Last updated: Mar 02, 2016
Baby-birth
Where do you look during a C-section? At the blue curtain? At your husband? At your OB's forehead, hoping not to see a furrow of concern?


I elected to close my eyes and tilt my head to the side, holding my breath and waiting. I could feel my lower torso being manipulated. Although I had no sensation (thank you, spinal block), I felt uncomfortable and anxious.

"Are you OK?" my husband asked.

"I just want to hear the baby," I answered, and once again shut my eyes tight and waited.

When I had the emergency C-section last year, it had taken a great deal of pulling and jiggling to remove my daughter from my body. Labor had been under way (before my womb infection stalled the process), and she was already partway into the birth canal.

So I was surprised, during my planned C-section, that I experienced none of that semi-violent tugging. Instead, my OB made a 10-inch incision in my uterus starting at 8:30 a.m., and all I felt were a few gentle pulls in my abdomen.

(If you're curious about the procedure, here's a thorough description of the process, excerpted from An Absolute Beginner's Guide to Pregnancy. Warning: It's not for those with a weak stomach.)

There were multiple calls for suction as my doctor and the resident surgeon pushed against one part of my uterus in order to propel the baby's head away from the incision. Then I heard a familiar utterance from my OB: "This one has a lot of hair too!"

I knew my heartburn during this pregnancy would mean a newborn with a head full of hair, so I issued an "I told you so!" over the blue curtain, then tilted my head, closed my eyes, and held my breath while I waited for the sound of my daughter's voice.

The baby emerged from the incision head first and wound her way into the world, guided by the surgeon's hands. I found it surprising just how much it resembled a vaginal birth. The surgical team suctioned out her mouth once they had the head out, then once more after her body had emerged. That's when it happened: I heard my daughter's voice for the first time.


Baby-birth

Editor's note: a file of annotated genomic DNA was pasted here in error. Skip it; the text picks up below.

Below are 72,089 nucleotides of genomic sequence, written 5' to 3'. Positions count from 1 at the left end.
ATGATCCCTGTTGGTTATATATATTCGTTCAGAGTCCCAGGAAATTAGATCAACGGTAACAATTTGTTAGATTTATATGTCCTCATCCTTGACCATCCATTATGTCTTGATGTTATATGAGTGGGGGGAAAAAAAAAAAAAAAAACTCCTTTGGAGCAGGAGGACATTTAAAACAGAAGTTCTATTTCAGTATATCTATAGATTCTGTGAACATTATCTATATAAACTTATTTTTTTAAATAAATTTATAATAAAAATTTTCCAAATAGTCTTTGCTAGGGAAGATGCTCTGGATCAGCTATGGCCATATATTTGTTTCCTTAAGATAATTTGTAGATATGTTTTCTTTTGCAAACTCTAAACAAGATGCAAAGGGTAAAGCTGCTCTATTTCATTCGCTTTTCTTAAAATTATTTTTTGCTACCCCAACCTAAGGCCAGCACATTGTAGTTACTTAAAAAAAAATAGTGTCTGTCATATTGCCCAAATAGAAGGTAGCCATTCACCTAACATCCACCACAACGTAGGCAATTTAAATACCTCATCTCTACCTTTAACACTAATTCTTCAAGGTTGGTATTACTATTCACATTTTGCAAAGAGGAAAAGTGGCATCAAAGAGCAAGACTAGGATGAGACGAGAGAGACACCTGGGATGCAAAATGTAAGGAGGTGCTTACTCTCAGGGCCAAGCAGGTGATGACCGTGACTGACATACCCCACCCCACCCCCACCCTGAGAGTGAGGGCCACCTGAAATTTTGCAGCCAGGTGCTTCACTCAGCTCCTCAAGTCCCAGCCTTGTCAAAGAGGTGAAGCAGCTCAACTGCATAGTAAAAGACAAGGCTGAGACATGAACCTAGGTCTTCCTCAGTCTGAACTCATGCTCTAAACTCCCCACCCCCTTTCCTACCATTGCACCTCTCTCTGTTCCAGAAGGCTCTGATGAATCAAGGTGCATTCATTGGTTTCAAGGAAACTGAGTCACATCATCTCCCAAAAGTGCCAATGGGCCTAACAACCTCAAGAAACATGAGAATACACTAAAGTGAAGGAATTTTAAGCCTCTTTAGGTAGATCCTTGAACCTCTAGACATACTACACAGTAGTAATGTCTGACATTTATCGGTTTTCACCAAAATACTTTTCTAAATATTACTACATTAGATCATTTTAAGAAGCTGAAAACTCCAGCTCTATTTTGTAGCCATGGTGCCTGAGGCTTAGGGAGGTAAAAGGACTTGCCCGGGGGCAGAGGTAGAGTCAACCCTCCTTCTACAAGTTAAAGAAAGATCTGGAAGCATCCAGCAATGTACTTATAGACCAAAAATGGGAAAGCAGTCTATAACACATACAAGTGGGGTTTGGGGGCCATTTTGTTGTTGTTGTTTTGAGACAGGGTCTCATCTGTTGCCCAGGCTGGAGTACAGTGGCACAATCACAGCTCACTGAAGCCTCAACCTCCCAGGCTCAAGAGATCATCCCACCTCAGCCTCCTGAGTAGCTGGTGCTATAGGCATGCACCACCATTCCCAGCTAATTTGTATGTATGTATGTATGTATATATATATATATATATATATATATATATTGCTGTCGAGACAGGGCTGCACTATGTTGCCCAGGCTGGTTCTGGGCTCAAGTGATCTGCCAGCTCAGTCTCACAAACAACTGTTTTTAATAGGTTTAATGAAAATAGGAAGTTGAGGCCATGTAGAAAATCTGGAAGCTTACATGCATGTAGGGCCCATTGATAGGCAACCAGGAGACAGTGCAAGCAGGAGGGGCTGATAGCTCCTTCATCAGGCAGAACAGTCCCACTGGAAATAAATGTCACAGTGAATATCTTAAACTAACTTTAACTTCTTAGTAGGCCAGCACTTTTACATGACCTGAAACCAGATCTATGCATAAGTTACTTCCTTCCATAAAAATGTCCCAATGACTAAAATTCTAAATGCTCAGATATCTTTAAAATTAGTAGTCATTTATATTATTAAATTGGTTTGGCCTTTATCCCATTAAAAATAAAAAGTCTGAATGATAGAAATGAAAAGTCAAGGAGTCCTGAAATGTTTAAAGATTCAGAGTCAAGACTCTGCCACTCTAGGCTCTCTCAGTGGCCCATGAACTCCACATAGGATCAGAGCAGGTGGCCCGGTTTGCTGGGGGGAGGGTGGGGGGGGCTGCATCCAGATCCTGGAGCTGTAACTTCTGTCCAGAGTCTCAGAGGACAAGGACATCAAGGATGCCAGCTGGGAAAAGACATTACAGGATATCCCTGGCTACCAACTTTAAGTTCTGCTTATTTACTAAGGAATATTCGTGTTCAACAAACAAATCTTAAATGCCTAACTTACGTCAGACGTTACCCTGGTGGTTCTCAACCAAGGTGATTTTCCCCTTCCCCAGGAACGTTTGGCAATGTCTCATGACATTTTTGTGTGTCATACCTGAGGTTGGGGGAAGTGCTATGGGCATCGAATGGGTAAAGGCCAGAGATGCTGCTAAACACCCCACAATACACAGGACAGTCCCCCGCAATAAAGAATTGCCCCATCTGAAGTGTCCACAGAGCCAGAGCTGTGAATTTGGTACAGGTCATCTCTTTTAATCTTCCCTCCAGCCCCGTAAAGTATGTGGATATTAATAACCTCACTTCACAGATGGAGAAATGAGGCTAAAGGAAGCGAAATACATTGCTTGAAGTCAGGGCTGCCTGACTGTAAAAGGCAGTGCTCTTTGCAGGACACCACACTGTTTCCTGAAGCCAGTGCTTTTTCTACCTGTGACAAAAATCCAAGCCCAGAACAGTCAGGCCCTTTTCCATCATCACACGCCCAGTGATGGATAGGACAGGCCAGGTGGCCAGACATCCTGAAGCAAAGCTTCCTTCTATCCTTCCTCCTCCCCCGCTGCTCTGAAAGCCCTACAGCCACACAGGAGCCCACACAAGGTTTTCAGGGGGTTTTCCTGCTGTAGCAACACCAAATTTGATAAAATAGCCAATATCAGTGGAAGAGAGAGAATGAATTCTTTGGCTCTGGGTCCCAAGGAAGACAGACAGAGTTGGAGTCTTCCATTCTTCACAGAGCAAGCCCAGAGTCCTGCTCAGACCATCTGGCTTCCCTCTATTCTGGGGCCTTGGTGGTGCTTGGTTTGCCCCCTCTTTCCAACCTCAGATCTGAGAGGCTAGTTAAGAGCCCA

But she wasn't as happy as I was. In fact, she was rather alarmed at this turn of events in her otherwise peaceful morning. Her voice sounded so small, so tinny and new. And just like that, she was out, and the nurse was checking the clock.

"It's 8:37 a.m.," she said.

Though my recovery would take more time, they had birthed my child in just seven minutes.

I had a brief glimpse of her after she emerged, but then she was somewhere else in the room. I heard her continue to cry as they weighed her, measured her, checked her vitals, issued her an Apgar score of 8, and swaddled her in a tight wrap. Then we were finally together—my husband, our child, and me.

Choosing the soothing spinal block instead of the strong epidural—which made me shake uncontrollably during last year's emergency C-section—made me so much more alert for this moment. In retrospect, with the epidural, I couldn't appreciate the importance of the moment at all.

But this time, I could revel in the glory of our child. At 9.5 pounds, she was beautiful, chubby-cheeked, and hungry—as soon as we were settled in the recovery room, she emptied every drop of colostrum from my breasts, and dutifully passed out.

And she wasn't the only one. Hunger is unusual for a woman undergoing a C-section—many women throw up during the procedure and recovery, and the idea of food is repulsive to them. Not me! The last traces of my horrid morning sickness were obliterated by the baby's birth, so I wanted to eat.

I quickly demonstrated my ability to raise my pelvis independently (this is the trick to being released from the food-free recovery room), and my baby and I were wheeled to the room where we'd spent the next five days cuddling, healing, and relaxing together.

And that is where—after nine months of worry, nausea, bleeding and leaking, back pain, and major abdominal surgery—I triumphantly tucked into a well-deserved feast of my own.